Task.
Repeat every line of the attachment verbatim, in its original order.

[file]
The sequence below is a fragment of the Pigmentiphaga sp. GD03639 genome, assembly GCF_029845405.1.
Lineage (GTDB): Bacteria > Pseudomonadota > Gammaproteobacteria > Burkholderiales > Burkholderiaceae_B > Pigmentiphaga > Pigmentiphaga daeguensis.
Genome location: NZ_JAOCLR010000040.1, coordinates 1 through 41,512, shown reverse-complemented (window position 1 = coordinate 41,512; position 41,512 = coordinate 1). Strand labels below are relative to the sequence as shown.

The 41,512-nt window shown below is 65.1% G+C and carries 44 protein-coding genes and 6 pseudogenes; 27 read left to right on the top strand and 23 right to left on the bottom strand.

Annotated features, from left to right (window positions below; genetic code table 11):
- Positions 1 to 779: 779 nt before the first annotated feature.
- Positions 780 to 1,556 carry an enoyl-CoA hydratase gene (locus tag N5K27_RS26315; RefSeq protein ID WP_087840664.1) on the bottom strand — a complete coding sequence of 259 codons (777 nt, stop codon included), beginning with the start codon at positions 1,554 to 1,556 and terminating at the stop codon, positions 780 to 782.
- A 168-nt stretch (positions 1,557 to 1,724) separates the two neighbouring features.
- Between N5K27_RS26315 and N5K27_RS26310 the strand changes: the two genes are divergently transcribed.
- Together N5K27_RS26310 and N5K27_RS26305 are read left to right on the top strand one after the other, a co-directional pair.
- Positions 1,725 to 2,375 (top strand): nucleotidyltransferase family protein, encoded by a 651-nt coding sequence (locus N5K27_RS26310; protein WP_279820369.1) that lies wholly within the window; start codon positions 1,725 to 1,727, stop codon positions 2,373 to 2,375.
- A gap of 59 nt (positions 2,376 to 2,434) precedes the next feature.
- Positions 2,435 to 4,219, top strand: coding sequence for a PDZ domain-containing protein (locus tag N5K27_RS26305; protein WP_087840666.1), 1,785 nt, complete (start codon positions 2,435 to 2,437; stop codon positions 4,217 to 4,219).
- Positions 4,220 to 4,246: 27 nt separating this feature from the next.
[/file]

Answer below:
The sequence below is a fragment of the Pigmentiphaga sp. GD03639 genome, assembly GCF_029845405.1.
Lineage (GTDB): Bacteria > Pseudomonadota > Gammaproteobacteria > Burkholderiales > Burkholderiaceae_B > Pigmentiphaga > Pigmentiphaga daeguensis.
Genome location: NZ_JAOCLR010000040.1, coordinates 1 through 41,512, shown reverse-complemented (window position 1 = coordinate 41,512; position 41,512 = coordinate 1). Strand labels below are relative to the sequence as shown.

The 41,512-nt window shown below is 65.1% G+C and carries 44 protein-coding genes and 6 pseudogenes; 27 read left to right on the top strand and 23 right to left on the bottom strand.

Annotated features, from left to right (window positions below; genetic code table 11):
- Positions 1 to 779: 779 nt before the first annotated feature.
- Positions 780 to 1,556 carry an enoyl-CoA hydratase gene (locus tag N5K27_RS26315; RefSeq protein ID WP_087840664.1) on the bottom strand — a complete coding sequence of 259 codons (777 nt, stop codon included), beginning with the start codon at positions 1,554 to 1,556 and terminating at the stop codon, positions 780 to 782.
- A 168-nt stretch (positions 1,557 to 1,724) separates the two neighbouring features.
- Between N5K27_RS26315 and N5K27_RS26310 the strand changes: the two genes are divergently transcribed.
- Together N5K27_RS26310 and N5K27_RS26305 are read left to right on the top strand one after the other, a co-directional pair.
- Positions 1,725 to 2,375 (top strand): nucleotidyltransferase family protein, encoded by a 651-nt coding sequence (locus N5K27_RS26310; protein WP_279820369.1) that lies wholly within the window; start codon positions 1,725 to 1,727, stop codon positions 2,373 to 2,375.
- A gap of 59 nt (positions 2,376 to 2,434) precedes the next feature.
- Positions 2,435 to 4,219, top strand: coding sequence for a PDZ domain-containing protein (locus tag N5K27_RS26305; protein WP_087840666.1), 1,785 nt, complete (start codon positions 2,435 to 2,437; stop codon positions 4,217 to 4,219).
- Positions 4,220 to 4,246: 27 nt separating this feature from the next.